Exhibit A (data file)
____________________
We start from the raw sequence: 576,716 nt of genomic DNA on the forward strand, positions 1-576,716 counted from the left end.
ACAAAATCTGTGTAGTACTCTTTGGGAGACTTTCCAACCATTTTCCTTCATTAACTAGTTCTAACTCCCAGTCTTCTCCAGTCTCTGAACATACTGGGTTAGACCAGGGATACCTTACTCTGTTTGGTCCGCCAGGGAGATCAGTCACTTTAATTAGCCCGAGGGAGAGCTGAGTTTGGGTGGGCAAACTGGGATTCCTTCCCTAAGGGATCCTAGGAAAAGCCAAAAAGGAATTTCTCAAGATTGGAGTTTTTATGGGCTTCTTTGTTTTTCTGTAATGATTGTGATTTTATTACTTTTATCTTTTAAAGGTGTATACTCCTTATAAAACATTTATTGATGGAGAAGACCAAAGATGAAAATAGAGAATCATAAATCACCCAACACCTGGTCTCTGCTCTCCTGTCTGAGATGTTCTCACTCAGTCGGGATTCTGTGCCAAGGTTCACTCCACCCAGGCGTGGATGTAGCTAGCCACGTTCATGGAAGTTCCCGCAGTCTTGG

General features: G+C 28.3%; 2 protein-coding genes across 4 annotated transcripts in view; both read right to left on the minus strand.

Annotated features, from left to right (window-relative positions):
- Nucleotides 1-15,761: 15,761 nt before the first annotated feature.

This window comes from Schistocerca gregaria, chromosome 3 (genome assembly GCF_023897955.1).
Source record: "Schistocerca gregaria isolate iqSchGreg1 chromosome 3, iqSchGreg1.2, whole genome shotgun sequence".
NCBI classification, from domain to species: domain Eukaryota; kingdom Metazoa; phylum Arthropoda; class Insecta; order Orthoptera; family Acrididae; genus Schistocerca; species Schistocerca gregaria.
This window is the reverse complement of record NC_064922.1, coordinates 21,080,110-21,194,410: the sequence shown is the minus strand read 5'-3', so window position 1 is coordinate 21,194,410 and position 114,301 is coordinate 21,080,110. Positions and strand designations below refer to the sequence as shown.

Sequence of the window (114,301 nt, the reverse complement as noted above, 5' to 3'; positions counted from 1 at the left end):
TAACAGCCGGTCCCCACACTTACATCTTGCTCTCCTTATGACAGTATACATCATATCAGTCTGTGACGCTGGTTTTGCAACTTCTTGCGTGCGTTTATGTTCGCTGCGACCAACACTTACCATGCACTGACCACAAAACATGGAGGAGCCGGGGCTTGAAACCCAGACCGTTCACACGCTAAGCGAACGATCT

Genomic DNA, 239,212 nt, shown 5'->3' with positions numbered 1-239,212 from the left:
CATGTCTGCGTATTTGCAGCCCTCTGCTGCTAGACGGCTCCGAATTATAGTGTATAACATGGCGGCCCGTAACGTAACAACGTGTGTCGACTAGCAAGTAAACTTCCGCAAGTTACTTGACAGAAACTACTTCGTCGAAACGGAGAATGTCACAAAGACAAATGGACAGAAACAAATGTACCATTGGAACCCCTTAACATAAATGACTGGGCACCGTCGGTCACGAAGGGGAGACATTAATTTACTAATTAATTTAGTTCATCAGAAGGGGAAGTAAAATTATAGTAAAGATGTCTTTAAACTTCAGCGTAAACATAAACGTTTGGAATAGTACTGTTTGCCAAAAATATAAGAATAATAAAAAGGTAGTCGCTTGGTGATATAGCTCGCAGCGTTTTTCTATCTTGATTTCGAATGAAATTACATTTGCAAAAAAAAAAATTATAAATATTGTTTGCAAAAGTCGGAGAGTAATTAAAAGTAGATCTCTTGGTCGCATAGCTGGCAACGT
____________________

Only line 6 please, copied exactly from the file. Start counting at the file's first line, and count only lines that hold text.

This window comes from Schistocerca gregaria, chromosome 3 (genome assembly GCF_023897955.1).